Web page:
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"I had a soundman working for me. One day he was wearing a dress and a wig, and as I understand it, that is the way he will work for the rest of his life"  -Steve Martin on working in Hollywood
 The World of Film in Australia - on the Internet Updated Monday June 15, 2020 

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"Boy, was I Honestly Devoted to Olivia Neutron-Bomb in my early adolescence. The Girl Next Door can seem like a Sex Bomb to a thirteen-year-old.

The infatuation has since faded, but the admiration remains large. From Hopelessly Devoted to You to Honestly Love You, Livy’s lyrics (or those penned for her) have always been a shade more sentimental than subtle, but that pure, angelic tone has always shone through. Here she is performing Honestly Love You as honestly as an artist can: Live. A 1974 recording that finds her in even better than Olympic form.

It’s one of the retrospective ingredients of a soundtrack recipe that blends the nostalgic with the new; sentimental of course, and sugary as a wedding cake, but tasty nonetheless.

Jessica Riddle, for instance, is another one of those nubile young pop starlets that began to emerge in the nineties and are dominating the early naughties. Her voice is on par with her peers; they all have a hint of soul that is not quite as precociously developed as their bodies. But Riddle’s song, Symphony, which she co-wrote, is a cut above the class. And so is Australia’s own Mishelle Bradford-Jones whose fashionable quirky girly introspection is instantly appealing.

None of the newcomers, however, can quite match the timeless sentiment of John Denver’s Annie. The Country Boy had the most extraordinary capacity to make the simple profound. As with impressionist art you don’t need to go looking for profundity in a song like this, its inherent beauty resonates with sentiment and meaning. Don Maclean shouldn’t be interpreted too expansively; the music doesn’t really die.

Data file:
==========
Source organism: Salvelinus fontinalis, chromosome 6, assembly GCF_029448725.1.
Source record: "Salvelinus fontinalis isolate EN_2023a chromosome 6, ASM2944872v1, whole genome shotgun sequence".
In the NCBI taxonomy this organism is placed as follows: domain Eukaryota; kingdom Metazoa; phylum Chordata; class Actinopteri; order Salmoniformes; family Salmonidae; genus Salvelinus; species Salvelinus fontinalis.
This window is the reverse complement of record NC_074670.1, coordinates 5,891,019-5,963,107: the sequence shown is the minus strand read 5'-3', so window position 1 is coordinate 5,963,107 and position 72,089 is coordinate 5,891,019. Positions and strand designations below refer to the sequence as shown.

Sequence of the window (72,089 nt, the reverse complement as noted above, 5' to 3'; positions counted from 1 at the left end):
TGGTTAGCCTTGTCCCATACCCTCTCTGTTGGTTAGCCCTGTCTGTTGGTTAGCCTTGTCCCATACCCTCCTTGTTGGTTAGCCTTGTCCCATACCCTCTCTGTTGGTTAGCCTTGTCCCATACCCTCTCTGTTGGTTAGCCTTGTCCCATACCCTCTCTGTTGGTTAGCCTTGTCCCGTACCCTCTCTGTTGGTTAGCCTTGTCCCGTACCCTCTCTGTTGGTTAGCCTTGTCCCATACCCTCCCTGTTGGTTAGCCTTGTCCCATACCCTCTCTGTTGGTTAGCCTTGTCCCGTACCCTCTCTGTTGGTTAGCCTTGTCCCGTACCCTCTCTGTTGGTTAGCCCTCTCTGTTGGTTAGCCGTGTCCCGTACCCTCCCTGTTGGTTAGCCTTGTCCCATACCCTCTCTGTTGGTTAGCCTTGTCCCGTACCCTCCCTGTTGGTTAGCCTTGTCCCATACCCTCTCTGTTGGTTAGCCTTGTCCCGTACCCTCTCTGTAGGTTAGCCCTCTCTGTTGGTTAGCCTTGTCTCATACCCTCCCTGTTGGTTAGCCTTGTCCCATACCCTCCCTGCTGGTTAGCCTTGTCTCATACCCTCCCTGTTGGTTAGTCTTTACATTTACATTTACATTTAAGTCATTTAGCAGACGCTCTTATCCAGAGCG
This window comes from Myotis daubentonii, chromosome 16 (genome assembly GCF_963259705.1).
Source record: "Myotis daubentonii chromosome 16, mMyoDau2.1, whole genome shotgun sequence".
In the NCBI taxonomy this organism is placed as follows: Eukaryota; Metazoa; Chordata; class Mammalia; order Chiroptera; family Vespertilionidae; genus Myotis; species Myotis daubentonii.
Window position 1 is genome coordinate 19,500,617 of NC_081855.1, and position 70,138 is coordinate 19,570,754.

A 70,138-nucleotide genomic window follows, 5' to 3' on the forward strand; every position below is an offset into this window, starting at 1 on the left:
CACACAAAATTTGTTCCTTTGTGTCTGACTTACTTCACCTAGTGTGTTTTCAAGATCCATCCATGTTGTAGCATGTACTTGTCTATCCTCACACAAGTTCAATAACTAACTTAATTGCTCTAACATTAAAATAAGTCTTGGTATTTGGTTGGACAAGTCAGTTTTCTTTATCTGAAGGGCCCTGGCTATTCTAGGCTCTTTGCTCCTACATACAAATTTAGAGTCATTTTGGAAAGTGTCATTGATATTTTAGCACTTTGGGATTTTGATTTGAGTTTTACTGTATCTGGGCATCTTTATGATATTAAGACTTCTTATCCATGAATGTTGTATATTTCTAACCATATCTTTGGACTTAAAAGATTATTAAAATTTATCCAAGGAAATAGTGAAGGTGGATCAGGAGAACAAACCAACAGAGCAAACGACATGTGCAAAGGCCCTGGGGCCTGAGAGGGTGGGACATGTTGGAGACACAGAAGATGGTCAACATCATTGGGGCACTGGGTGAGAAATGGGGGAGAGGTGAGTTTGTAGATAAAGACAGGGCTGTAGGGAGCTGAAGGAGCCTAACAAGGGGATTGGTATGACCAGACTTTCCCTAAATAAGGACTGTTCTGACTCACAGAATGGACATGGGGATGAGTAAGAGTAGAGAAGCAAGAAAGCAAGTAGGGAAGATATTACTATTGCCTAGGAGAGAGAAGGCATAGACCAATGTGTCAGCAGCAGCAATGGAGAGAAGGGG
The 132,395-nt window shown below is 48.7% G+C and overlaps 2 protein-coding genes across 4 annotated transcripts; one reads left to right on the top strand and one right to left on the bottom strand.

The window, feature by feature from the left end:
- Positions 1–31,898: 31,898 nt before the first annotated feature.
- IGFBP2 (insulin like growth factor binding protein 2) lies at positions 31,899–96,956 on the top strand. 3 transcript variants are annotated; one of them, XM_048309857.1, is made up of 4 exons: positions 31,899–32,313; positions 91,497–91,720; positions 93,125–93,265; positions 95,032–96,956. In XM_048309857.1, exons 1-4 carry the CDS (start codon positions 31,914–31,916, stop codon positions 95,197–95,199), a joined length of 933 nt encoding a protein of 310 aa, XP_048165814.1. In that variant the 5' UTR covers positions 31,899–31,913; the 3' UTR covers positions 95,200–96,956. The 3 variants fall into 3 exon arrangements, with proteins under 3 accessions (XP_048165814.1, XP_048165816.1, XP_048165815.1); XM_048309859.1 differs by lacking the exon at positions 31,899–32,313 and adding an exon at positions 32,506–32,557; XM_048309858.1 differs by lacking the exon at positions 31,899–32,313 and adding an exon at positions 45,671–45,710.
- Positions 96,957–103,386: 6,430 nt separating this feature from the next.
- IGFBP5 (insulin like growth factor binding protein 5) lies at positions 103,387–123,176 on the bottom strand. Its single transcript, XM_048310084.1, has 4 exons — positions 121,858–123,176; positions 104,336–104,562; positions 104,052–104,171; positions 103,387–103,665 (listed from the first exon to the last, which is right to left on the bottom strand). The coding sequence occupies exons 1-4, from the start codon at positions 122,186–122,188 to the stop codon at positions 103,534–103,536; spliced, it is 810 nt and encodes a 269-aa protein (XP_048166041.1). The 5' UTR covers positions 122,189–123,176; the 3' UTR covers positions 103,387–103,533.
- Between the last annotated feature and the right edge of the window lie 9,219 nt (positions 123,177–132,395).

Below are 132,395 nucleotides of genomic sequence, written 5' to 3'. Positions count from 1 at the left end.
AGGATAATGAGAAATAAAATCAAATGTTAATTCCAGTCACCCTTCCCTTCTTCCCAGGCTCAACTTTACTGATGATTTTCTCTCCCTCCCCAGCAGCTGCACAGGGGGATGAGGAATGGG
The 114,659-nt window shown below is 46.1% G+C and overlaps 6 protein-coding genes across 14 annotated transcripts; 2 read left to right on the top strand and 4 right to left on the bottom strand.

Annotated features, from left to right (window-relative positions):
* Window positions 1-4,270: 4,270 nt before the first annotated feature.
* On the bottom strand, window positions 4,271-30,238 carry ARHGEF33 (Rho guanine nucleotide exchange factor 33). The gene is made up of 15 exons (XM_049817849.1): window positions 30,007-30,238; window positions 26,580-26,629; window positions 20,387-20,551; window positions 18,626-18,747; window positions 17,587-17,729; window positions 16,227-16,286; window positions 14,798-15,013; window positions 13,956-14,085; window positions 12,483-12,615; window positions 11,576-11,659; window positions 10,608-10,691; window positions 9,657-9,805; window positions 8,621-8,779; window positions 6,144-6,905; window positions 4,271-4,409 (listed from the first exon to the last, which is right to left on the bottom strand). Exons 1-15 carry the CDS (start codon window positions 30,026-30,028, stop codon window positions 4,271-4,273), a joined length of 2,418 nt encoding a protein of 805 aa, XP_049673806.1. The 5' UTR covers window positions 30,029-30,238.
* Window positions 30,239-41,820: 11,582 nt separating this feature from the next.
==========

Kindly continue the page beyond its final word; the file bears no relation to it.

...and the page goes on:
Along with the romantic ditties on this CD, there are three cuts from Marc Shaiman’s score. The first is a stunning tango, with accents, rhythmic shifts and a superb concertina / violin dialogue that will defy even the most catatonic listeners to keep their feet and libidos under control. The second is a standard love theme, dripping with gooey strings (well, what do you expect?), and as pleasantly romantic as it is cloying. The third, unfortunately, is a ballad duet that isn’t just schmaltzy, it’s a tragically limp cliché in need of a vat of Viagra just to perform as wedding night bedroom ambience.

It’s certainly a long way from the sultry style of the pop-chart plundering star of the film, whose contribution to the soundtrack is a notable zilch. Maybe J. Lo stays low because her Latin-cum-R&B style is a tad too raunchy for this context. But I am surprised the CD booklet actually declares: "This album does not include a Jennifer Lopez recording", as if her absence is a selling point. I mean, Adam Sandler’s absence was selling point enough for me."
Brad Green

Published March 29, 2001

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Life is What You Make it - Mishelle Bradford - Jones
Mary and Steve's Tango - Mervyn Warren

See our REVIEW

Read our Matthew McConaughey INTERVIEW

TITLE: Wedding Planner, The

ID: 20616 23152


FEATURED ARTISTS: Lisa Stansfield, Jessica Riddle, Nikki Hassman, Jessica Sheely, Sister Hazel, Mishelle Bradford-Jones, Nobody’s Angel, Olivia Newton-John, John Denver, Dan Finnerty, Mervyn Warren, Sue Ann Carwell

SCORE BY: Marc Shaiman


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